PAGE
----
TiVo vs Echostar lawsuit (1 Viewer)

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schneid

SatelliteGuys Pro
Jun 27, 2007
806
76
In the Wind
A Texas Federal Appeals Court blocked the injunction. Nothing appears to have happened since then.

An aside. I read DirecTV is going back to TiVo software in January. One reason I left DirecTV was their dumping of TiVo boxes. It is going be an interesting six months of Star Wars.
 
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bidger`

SatelliteGuys Pro
Apr 6, 2006
498
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noyfb
An aside. I read DirecTV is going back to TiVo software in January.

You read wrong. TiVo is doing an update to existing DIRECTV with TiVo boxes. They're not releasing new ones. TiVo has never left DIRECTV and they have an agreement in place for maintenance of boxes until Feb. 2010. The newer MPEG 4 HD programming can't be viewed on a TiVo box, only on MPEG 4-capable equipment.
 

DishSubLA

SatelliteGuys Master
Apr 9, 2006
5,290
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I believe the original poster was referring to the results of the latest review made by the US Patent Office upholding only a few of and rejecting most of Tivo's claims against Echostar. I hope the following link to the article works. Scroll down to the header titled "Tivo Patent Ruling":

Inside Bay Area - Yahoo video site
 

David_Levin

Supporting Founder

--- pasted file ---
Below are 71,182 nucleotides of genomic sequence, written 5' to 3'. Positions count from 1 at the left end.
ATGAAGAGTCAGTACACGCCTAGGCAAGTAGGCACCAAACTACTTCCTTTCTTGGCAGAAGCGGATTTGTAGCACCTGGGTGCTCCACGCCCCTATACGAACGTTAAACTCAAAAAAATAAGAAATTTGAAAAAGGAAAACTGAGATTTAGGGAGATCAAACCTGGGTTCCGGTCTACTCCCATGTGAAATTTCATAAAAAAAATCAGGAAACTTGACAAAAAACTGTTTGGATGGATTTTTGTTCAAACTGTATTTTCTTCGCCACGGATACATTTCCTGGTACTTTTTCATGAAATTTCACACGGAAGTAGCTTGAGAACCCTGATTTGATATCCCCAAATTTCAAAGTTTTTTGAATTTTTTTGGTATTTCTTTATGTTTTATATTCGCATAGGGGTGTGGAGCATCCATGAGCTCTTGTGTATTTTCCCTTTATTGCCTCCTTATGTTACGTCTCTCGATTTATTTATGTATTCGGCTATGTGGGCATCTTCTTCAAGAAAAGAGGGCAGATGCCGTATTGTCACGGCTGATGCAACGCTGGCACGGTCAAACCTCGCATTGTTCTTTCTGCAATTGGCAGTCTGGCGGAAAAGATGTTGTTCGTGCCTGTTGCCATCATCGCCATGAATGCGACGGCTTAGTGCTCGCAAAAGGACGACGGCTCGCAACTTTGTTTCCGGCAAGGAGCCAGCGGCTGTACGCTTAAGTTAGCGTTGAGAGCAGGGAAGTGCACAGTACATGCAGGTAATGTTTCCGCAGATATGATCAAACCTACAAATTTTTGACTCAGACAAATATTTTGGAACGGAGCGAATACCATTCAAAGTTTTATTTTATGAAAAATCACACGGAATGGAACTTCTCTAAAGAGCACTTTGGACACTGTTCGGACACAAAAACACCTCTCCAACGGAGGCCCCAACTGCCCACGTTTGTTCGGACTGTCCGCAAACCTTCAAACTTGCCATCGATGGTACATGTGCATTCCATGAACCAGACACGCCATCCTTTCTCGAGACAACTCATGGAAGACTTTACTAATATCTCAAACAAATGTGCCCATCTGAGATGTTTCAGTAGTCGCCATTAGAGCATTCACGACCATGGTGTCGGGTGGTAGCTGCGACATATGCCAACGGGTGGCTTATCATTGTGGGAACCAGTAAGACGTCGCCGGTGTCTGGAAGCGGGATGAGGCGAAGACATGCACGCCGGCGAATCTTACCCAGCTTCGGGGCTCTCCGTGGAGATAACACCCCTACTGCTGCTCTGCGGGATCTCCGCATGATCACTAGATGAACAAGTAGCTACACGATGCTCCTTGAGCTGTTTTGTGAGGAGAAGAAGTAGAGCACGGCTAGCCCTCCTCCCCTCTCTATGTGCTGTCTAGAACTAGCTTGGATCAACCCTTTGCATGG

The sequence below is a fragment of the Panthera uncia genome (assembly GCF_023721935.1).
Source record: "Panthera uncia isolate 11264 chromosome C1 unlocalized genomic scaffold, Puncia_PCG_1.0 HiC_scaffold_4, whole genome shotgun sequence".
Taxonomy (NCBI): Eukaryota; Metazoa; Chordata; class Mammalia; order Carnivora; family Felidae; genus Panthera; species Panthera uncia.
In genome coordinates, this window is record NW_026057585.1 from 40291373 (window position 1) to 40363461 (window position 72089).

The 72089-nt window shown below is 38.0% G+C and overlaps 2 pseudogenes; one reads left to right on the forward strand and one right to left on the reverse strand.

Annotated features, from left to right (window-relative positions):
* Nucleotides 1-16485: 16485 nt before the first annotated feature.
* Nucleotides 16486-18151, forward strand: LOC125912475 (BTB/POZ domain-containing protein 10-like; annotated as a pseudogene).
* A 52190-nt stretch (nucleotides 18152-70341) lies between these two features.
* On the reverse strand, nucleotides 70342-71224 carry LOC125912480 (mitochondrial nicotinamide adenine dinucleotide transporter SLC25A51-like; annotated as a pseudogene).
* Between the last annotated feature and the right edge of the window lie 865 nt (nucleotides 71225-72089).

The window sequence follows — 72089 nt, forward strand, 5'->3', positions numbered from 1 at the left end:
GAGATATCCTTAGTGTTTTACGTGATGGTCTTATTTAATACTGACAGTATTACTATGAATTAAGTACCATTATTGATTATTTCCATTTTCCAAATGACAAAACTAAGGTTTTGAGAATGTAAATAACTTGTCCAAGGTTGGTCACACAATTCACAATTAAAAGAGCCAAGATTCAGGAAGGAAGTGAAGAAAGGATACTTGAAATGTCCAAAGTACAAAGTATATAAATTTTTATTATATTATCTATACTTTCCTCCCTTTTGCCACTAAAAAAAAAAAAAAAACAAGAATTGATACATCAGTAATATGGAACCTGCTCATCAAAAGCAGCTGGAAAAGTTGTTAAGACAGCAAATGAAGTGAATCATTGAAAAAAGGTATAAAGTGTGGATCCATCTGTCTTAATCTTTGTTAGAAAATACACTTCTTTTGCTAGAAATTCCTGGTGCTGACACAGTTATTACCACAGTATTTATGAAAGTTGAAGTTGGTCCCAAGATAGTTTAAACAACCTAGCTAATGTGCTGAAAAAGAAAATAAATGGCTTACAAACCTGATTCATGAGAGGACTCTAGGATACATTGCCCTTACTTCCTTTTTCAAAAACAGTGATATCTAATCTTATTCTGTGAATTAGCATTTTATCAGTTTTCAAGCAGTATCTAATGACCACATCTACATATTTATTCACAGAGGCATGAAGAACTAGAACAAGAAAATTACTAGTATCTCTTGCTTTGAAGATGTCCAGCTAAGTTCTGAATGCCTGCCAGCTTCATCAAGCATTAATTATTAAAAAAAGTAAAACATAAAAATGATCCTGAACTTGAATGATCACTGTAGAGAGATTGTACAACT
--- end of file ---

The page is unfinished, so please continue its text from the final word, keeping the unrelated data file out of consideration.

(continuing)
Supporting Founder
Oct 13, 2003
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Denver, Co
Interesting. Let's post the Paragraph to make it easier:

Inside Bay Area - Yahoo video site
TiVo patent ruling

Alviso-based TiVo Inc. lost part and won part of a regulatory review of a DVR patent at the center of its lawsuit against EchoStar Communications Corp. The U.S. Patent and Trademark Office rejected aspects of the patent that covered hardware for recording movies and television shows, while upholding parts that cover software to run the system. The decision, dated Monday, is subject to review by a board within the agency. TiVo said the patent office decision won't affect the jury verdict that TiVo won against EchoStar. The jury said nine elements, or claims, of the patent were infringed. Of those, the patent office confirmed two. TiVo General Counsel Matt Zinn said that TiVo emerges as the winner because all that's needed in patent law is for one claim to be infringed.

So they say this doesn't effect the lawsuit. E* will still have to pay. But, if the basics of TV recording have been thrown out it may be much easier for E* to mod the software and avoid what's left of the TiVo patent.

This will avoid future payments to TiVo (and could hurt them greatly in the long run).
 
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MikeD-C05

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Nov 25, 2003
26,237
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I just hope we don't lose the ability to do what we have always done with the 622s up to now. Meaning that the changes to the software would be internal and the public would see no differences in the way it runs now.
 

crappieguy

SatelliteGuys Pro
Feb 6, 2005